One of the interesting, (though no doubt trivial) aspects of the Principal of King’s response to the vote on strike action is his ambiguous use of language. He writes “the College has stated…” “We believe…” and addresses the recipients of the letter as “colleagues.”
This is very curious, and the way the use of the terms evolves illuminates a certain haziness of definition which is a contributory cause of the current problems.
The word colleague, after all, derives from the latin collega, partner in office, one chosen to work with another -- not for another. By addressing the would-be strikers as colleagues, Professor Trainor is appealing to the bond that exists between equals. It is a reference to the spirit of the confraternity which stresses that he also is a member of that body. It is not a term of address used between master and servant, or between employer and employee.
Similarly the letter uses the word “college” on several occasions but in different ways. the term derives from collegium, meaning a community, society or guild, an “an endowed, self-governing association of scholars incorporated within a university or a similar corporation outside a university.” Again, at one point the reference is to an organic whole, a collection of equals, not to an hierarchical body.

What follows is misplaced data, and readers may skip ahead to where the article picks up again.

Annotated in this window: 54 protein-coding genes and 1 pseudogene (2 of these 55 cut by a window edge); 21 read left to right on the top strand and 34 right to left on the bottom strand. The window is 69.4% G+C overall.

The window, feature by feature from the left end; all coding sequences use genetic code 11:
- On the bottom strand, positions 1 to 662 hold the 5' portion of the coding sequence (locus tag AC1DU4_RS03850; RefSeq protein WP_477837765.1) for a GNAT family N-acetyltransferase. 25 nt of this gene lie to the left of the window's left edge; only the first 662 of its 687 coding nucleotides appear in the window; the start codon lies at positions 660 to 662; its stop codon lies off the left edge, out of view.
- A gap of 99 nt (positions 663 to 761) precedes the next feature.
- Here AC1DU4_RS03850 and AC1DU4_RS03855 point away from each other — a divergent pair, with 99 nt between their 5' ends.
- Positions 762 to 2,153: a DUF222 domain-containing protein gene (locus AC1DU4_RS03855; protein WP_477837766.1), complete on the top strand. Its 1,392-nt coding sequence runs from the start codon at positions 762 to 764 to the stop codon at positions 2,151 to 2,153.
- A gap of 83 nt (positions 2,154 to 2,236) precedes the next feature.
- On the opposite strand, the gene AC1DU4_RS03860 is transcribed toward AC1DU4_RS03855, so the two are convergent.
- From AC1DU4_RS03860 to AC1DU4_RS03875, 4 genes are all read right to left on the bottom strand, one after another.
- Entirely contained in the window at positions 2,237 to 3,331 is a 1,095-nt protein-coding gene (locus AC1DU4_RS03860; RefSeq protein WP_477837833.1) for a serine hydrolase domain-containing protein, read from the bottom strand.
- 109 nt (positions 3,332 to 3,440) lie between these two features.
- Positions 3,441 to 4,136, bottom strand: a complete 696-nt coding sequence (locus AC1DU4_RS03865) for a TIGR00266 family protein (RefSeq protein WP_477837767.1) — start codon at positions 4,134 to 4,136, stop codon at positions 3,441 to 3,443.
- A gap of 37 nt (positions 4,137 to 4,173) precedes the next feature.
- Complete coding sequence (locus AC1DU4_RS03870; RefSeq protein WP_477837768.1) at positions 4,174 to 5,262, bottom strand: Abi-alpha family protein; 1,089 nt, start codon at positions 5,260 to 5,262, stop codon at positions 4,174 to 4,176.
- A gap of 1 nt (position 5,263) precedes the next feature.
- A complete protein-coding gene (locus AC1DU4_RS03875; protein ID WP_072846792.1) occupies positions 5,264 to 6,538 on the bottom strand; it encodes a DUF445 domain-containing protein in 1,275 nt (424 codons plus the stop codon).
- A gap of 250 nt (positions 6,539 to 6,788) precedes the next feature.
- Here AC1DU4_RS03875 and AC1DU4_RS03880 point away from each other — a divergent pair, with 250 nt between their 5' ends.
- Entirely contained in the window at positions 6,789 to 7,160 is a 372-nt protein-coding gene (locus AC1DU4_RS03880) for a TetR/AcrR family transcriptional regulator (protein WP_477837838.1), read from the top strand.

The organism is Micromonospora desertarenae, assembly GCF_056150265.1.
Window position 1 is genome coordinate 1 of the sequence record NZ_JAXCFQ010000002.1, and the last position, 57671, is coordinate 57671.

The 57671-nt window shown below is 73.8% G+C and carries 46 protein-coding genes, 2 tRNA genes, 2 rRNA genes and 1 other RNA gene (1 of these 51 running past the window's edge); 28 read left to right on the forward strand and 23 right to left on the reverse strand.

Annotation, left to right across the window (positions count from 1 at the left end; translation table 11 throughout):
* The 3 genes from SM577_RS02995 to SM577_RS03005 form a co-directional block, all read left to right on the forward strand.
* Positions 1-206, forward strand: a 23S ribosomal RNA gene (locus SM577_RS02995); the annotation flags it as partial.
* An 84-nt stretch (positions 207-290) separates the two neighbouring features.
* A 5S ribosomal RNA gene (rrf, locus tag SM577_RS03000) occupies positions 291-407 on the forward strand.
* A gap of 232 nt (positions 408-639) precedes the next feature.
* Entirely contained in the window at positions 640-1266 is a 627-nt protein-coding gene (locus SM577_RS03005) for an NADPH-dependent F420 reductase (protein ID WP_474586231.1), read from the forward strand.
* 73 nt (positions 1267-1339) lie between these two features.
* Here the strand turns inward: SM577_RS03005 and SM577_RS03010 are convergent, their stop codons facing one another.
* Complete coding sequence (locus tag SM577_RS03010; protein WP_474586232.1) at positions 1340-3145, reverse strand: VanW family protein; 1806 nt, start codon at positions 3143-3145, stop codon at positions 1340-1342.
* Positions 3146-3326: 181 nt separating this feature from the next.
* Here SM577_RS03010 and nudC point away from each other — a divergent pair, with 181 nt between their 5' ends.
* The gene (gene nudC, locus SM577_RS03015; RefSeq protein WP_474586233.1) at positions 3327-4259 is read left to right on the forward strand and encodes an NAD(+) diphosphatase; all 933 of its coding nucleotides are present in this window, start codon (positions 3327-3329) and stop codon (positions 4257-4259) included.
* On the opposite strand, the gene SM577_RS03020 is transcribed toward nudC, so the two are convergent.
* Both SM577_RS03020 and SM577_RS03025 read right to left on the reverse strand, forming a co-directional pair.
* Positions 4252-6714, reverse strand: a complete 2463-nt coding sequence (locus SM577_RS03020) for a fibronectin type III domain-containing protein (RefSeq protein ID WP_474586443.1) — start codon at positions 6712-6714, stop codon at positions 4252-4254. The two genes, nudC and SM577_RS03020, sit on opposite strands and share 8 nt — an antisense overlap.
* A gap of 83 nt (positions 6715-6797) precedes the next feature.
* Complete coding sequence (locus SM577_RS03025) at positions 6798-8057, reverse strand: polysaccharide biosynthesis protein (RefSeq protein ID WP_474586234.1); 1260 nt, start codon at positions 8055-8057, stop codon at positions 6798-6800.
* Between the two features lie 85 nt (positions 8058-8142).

But the use of both words is ambiguous: the letter slips from using college in a general sense, to using it to mean the management: “the college has stated that…” In the proper sense of the term, of course, the college has done nothing of the sort: the “association of scholars,” if it has spoken at all, has spoken to go on strike, not to condemn a strike as premature.
The usage here is a stealthy act of appropriation. The shifting definitions, which also show up in the use of “we” to identify management as the college itself, mean that the management becomes by implication a sort of rousseauian expression of the general will: a peculiarly Leninist touch in the circumstances.
Those who disagree, therefore, do not merely have a dispute with management, they expel themselves from the college as a whole by going against its wishes: “the college does not accept...” Indeed, at that point he stops addressing them as colleagues: those who even contemplate going on strike suddenly become “staff” -- "a group of assistants to a manager, executive, or other person in authority."
Such people, of course, are not considered members of the college, and cannot expect the consideration due to equals…
-- Iain Pears